Catharsis and Post-Traumatic Stress Disorder
The Things They Carried: Catharsis and Post Traumatic Stress Disorder “Men killed, and died, because they were embarrassed not to” (O’Brien 20). Tim O’Brien is the author of The Things They Carried, a fictional memoir written from the perspective of the narrator, whose name is also Tim O’Brien. This fictional O’Brien experiences cover many themes, most notably those of fear, guilt and humiliation. In this novel, O’Brien uses a distinct blend of fact and fiction as an outlet for his actual experiences In Vietnam.
Because O’Brien suffers from Post Traumatic Stress Disorder PUTS), he uses “story-truth versus happening-truth” to distance himself from his experiences. This make the reader feel the emotional power of the Vietnam War through the eyes of a soldier. PUTS is a type of severe anxiety disorder caused by traumatic events such as rape, abuse, or military combat, and any other event where there is the threat of injury or death. Formerly known as “shell-shock” and “combat fatigue”, PUTS Is a condition for which there Is no specific “cure” for.
Despite advances in psychology, a definite cure is elusive and there are only theories in which catharsis can be reached. PUTS is less common and can be mistaken for acute stress syndrome. The similarities have both disorders classified in the same category, where PUTS is a more advanced form of acute stress syndrome (Carson and Carson 223). The symptoms of PUTS fall into three main categories: first, “intrusion”, which “reflects the indelible Imprint of the traumatic moment” (Herman 35). This can Include flashbacks, where the victim Is repeatedly “reliving” the trauma. Securing distressing memories of the trauma, repeated dreams of the trauma, and varying degrees of physical reaction to tuitions that remind the victim of the trauma. The second category is that of “constriction”, which “reflects the numbing response of surrender” (Herman 35). This includes emotional “numbing”, in which the victim feels he or she does not care about day-to-day activities and situations, feelings of detachment from everyday life, an Inability to remember certain aspects of the traumatic event, a lack of Interest In everyday activities, and less expression of moods.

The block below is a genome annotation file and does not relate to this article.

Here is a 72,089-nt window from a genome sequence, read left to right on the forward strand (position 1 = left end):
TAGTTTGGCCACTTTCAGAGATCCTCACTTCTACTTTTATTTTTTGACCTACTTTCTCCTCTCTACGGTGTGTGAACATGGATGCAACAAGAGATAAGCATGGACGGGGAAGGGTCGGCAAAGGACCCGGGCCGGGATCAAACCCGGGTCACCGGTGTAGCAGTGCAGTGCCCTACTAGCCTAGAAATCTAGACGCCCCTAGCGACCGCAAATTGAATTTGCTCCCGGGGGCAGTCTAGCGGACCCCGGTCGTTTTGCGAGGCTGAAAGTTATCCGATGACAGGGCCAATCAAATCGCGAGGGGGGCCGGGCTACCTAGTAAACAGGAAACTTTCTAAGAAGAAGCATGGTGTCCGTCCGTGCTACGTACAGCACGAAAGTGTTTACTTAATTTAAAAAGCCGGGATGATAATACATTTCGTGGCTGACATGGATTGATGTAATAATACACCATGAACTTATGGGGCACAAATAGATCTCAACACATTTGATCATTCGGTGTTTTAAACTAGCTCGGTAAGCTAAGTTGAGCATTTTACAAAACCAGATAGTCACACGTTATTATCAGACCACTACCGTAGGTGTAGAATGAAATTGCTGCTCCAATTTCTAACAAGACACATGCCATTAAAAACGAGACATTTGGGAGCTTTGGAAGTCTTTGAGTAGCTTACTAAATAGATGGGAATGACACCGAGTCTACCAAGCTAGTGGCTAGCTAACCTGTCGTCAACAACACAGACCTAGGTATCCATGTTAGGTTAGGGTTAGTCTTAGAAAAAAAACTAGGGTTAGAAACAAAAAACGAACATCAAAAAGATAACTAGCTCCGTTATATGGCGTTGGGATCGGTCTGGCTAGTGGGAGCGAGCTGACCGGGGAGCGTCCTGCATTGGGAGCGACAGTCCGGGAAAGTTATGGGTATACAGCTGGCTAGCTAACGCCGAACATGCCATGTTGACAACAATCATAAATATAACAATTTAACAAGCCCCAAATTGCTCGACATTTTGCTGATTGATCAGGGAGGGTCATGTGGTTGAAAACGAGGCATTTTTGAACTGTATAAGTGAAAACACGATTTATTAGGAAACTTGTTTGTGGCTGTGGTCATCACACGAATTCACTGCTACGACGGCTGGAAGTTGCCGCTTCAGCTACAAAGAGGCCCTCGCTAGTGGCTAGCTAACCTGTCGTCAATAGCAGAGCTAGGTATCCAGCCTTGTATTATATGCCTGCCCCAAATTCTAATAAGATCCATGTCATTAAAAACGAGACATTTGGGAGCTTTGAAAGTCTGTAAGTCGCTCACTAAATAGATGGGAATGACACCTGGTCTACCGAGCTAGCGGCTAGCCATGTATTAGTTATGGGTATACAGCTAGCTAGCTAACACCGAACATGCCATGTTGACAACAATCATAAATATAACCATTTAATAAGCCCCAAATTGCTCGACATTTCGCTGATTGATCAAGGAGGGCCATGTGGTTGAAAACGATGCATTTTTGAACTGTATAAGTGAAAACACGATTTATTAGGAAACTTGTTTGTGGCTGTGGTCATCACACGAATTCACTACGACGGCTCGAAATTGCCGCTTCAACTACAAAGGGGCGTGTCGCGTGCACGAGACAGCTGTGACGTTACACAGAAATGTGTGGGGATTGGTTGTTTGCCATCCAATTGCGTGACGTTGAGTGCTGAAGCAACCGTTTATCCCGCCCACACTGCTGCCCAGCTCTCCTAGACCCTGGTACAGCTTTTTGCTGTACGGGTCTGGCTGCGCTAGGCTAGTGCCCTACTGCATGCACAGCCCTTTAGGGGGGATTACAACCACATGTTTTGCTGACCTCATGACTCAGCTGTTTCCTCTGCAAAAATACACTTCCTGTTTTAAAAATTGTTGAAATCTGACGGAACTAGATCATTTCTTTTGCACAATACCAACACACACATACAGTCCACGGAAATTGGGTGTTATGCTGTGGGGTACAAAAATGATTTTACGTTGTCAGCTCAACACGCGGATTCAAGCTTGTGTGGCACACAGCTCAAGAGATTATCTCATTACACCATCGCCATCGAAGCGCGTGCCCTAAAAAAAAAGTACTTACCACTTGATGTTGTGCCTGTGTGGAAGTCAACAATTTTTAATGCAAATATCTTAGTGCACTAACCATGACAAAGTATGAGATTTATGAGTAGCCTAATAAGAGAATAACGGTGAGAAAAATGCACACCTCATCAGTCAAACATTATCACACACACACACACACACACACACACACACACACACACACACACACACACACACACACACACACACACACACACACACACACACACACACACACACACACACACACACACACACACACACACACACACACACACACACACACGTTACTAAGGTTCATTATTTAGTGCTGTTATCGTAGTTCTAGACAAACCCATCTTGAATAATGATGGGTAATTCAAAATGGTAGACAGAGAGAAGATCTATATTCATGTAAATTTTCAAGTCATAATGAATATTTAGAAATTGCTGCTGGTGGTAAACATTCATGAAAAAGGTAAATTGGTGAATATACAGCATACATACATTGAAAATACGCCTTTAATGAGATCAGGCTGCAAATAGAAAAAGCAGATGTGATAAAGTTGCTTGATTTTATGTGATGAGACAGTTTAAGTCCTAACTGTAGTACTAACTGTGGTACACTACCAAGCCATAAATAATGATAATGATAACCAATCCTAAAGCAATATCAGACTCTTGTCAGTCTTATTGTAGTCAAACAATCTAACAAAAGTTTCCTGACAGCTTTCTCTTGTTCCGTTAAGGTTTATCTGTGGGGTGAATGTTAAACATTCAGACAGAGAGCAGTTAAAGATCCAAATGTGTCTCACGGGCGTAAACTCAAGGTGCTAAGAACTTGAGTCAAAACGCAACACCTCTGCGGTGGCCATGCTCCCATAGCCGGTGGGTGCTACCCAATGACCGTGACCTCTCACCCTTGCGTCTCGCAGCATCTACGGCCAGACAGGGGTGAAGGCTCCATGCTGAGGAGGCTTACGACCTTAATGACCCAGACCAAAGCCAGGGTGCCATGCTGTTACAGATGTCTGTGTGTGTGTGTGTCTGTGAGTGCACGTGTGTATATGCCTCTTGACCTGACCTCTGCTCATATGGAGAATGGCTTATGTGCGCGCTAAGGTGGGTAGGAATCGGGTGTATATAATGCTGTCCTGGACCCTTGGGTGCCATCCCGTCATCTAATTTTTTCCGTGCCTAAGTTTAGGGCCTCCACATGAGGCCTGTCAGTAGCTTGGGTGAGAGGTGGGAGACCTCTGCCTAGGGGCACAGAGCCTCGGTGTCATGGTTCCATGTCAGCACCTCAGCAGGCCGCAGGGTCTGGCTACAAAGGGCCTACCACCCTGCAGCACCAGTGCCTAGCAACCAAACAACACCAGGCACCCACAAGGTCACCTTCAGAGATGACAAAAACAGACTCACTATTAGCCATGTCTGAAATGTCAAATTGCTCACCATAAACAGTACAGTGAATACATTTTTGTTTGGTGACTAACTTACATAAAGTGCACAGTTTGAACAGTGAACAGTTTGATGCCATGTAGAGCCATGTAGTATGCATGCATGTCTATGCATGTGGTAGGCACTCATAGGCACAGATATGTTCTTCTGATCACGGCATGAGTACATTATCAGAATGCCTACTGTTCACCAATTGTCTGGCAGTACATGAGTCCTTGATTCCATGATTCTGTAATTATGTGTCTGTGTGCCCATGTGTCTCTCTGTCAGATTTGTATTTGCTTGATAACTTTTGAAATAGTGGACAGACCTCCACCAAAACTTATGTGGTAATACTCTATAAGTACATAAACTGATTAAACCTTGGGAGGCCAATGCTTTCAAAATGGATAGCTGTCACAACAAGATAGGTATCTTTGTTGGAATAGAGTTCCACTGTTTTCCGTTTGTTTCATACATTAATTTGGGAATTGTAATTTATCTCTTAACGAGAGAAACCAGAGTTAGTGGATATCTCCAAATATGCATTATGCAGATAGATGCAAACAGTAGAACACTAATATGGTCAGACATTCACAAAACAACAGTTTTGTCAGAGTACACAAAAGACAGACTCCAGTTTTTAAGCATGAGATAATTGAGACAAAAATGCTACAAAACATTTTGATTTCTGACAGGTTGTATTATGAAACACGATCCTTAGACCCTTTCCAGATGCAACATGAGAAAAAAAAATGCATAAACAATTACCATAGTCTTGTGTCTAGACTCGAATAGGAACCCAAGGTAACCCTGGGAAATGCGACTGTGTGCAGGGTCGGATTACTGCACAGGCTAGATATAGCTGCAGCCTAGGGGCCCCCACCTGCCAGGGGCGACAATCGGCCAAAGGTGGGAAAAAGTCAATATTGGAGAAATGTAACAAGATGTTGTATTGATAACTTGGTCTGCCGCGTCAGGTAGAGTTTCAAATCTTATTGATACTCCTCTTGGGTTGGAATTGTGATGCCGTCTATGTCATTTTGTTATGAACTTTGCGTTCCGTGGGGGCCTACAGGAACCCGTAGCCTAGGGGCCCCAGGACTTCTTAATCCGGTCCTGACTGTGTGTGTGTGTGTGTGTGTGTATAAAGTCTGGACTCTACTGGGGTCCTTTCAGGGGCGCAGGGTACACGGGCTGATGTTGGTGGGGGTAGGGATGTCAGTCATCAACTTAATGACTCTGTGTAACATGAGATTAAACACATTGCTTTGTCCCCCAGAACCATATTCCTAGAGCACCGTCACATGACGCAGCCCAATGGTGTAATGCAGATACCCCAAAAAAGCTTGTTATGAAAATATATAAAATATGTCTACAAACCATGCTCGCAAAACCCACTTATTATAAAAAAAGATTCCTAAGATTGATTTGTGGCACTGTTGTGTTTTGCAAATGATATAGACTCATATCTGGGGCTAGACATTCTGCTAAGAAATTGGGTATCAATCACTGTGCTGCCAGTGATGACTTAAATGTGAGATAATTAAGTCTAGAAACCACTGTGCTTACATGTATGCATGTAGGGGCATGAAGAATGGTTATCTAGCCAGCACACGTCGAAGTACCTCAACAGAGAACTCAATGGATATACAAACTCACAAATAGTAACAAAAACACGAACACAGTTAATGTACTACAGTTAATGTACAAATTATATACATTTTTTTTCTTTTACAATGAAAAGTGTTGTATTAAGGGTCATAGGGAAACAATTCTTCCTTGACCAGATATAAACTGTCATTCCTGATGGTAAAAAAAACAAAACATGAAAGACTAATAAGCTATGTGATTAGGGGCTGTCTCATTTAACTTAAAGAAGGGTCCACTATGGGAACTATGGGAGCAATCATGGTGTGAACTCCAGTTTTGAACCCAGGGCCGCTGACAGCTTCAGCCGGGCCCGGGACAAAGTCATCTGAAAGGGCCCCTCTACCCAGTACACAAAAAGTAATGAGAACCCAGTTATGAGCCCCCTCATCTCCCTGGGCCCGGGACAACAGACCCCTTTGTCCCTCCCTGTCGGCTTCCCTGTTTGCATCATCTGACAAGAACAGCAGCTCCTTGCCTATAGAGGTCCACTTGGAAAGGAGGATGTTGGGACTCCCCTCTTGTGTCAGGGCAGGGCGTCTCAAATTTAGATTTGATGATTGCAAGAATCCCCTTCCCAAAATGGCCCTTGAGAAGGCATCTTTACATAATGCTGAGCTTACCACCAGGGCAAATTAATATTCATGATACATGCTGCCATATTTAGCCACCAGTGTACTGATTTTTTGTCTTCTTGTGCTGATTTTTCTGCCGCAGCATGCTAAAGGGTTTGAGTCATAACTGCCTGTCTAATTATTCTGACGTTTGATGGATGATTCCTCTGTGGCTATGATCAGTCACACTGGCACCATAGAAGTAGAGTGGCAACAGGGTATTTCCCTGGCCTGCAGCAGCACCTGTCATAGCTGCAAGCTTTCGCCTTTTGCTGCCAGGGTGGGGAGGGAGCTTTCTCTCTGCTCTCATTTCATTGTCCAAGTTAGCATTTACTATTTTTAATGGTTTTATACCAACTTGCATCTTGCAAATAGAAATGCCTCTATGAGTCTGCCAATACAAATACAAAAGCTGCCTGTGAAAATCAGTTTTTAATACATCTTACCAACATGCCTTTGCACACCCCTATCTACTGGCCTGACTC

The victim may also avoid people, places, and objects that remind them of the traumatic event as well as feel as though they have no future. The third category is that of “hyperbolas” and “reflects the persistent expectation of danger” (Herman 35). This includes difficulty concentrating, an exaggerated response In things that startle or surprise the victim, hyperventilate (excessive awareness, scalar to paranoia), Reliability or severe outbursts of anger, and difficulties sleeping.